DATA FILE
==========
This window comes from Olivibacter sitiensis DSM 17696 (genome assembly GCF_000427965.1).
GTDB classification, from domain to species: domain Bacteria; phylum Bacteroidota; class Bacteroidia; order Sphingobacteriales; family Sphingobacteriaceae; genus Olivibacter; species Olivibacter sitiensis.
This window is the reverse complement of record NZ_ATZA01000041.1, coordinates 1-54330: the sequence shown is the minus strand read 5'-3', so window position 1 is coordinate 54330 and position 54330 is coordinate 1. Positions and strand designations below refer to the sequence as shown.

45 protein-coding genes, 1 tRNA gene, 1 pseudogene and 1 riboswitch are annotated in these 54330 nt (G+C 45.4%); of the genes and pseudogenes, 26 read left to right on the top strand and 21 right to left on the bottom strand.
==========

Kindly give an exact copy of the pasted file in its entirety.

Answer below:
This window comes from Olivibacter sitiensis DSM 17696 (genome assembly GCF_000427965.1).
GTDB classification, from domain to species: domain Bacteria; phylum Bacteroidota; class Bacteroidia; order Sphingobacteriales; family Sphingobacteriaceae; genus Olivibacter; species Olivibacter sitiensis.
This window is the reverse complement of record NZ_ATZA01000041.1, coordinates 1-54330: the sequence shown is the minus strand read 5'-3', so window position 1 is coordinate 54330 and position 54330 is coordinate 1. Positions and strand designations below refer to the sequence as shown.

45 protein-coding genes, 1 tRNA gene, 1 pseudogene and 1 riboswitch are annotated in these 54330 nt (G+C 45.4%); of the genes and pseudogenes, 26 read left to right on the top strand and 21 right to left on the bottom strand.